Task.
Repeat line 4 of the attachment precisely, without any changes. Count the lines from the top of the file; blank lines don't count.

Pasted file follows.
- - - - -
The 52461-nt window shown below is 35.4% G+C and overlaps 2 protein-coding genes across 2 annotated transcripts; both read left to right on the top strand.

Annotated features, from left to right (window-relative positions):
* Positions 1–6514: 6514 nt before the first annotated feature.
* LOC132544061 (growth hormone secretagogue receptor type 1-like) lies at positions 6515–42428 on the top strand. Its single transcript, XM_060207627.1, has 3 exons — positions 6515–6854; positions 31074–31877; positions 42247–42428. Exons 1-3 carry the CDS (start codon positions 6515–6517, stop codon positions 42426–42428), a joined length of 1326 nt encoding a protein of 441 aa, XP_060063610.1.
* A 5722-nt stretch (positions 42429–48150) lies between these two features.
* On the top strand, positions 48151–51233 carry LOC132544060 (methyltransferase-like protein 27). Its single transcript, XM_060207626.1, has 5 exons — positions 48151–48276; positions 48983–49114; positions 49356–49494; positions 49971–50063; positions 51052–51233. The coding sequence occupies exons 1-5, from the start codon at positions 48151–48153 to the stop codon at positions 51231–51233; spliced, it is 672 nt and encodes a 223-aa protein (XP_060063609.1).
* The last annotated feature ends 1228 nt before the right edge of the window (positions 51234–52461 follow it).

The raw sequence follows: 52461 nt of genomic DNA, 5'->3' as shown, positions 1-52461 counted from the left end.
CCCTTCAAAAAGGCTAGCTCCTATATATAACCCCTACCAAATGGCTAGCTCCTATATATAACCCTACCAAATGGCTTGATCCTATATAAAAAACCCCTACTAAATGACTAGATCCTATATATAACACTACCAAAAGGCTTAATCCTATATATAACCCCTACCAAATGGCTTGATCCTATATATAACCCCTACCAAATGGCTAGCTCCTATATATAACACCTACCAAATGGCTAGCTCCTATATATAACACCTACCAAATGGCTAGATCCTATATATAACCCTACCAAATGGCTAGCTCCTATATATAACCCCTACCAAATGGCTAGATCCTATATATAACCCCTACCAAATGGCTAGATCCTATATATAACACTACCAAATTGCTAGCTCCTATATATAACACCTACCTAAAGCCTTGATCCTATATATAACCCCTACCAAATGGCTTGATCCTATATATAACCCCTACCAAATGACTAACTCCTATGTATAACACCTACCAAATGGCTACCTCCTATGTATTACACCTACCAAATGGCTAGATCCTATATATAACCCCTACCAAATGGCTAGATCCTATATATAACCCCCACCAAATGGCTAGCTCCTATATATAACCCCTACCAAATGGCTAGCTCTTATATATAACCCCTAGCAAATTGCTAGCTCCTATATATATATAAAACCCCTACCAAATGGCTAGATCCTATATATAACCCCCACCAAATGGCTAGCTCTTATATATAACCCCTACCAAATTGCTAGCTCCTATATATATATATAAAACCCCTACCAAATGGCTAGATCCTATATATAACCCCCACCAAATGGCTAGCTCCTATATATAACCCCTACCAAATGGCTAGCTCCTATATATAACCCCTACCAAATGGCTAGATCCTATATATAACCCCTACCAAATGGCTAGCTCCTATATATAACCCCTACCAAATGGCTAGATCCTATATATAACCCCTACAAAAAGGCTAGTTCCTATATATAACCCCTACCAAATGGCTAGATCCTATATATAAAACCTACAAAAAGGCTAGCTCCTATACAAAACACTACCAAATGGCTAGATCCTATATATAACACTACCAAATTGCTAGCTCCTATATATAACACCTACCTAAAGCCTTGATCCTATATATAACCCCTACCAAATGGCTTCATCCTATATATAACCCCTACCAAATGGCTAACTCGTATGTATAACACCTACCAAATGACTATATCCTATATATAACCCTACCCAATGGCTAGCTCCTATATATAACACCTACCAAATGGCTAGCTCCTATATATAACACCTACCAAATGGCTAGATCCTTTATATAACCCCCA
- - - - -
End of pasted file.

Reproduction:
* LOC132544061 (growth hormone secretagogue receptor type 1-like) lies at positions 6515–42428 on the top strand. Its single transcript, XM_060207627.1, has 3 exons — positions 6515–6854; positions 31074–31877; positions 42247–42428. Exons 1-3 carry the CDS (start codon positions 6515–6517, stop codon positions 42426–42428), a joined length of 1326 nt encoding a protein of 441 aa, XP_060063610.1.